Time for parents and coaches to keep quiet while the children play.By Jerry Langdon
Gannett News Service
(Thursday, September 14, 1999) -- The 200-team Northern Ohio Girls Soccer League is labeling October 3 as "Silent Sunday," where the only sounds should be those coming from the field -- from the players and the referee.
What a terrific concept!
The idea comes in response to loud and occasionally obnoxious behavior from parents and coaches during games. Parents yell out "instructions" to their children, as do coaches, frequently at odds with each other. In addition, they sometimes verbally harass referees.
"No wonder the kids were getting confused," said Al Soper, president of the league for girls ages 8-14. "We're just trying to put a touch of reality into the situation; after all, these are just kids' games."
Soper, an executive with an industrial pump company in Cleveland, said there is nothing wrong with parents "cheering for their children," but many do not limit themselves to this. He said the idea for "Silent Sunday" crystallized during a tournament in August, "where the noise from the younger age groups was just unbelievable."
Northern Ohio is by no means unique; similar situations can be found on most any youth soccer field in the United States:
And on and on and on .. . Most adults are supportive of their children, etc., and it's fine they turn out at the games -- but they know little about soccer. We're not advocating they keep entirely quiet, but that they limit their vocal chords to cheering and encouraging the offspring and teammates. Keep a lid on the advice - and on criticism of the referee and the opposing team.
As far as coaches are concerned, they run the gamut. Some give instructions nonstop, which doesn't make them brilliant. Some say nothing, which doesn't prove they are incompetent. Some concentrate on the referees, which is a likely reason for perennial shortages of officials for youth matches.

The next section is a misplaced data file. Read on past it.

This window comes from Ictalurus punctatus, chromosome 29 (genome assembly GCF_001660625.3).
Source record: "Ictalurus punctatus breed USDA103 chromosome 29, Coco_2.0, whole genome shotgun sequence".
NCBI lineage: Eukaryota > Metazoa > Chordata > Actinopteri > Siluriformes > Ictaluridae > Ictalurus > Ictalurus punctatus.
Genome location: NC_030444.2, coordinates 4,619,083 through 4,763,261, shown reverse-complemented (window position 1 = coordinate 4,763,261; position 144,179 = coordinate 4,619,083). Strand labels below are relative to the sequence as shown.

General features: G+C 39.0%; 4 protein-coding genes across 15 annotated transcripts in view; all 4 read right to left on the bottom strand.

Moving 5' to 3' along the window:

Others are tied up with parents complaining on the sidelines about "Junior" not getting enough playing time, or not being in the right position.
We favor a minimum of talking during the matches. Let the children concentrate on playing and developing their own individuality, within certain team-oriented boundaries -- rather than having to contend with the constant oral barrage from parents and coaches.
Coaches in general -- where amateur parents or older players or paid professionals -- should save the advice for before the game, halftime, after the game, and practices. If they've done their job during the week leading up to the match, the children shouldn't need much more coaching during the actual competition.
Adults, sit back and enjoy. Coaches, take notes and enjoy. Don't try to emulate football and basketball coaches. Children, play and enjoy.
The United States Soccer Federation should monitor October 3 in Northern Ohio -- and ask the
children afterwards their thoughts. And who knows? The quality of play may be better.
Jerry Langdon is sports editor of Gannett News Service and can be e-mailed at
Jerry Langdon is sports editor of Gannett News Service and can be e-mailed at email@example.com.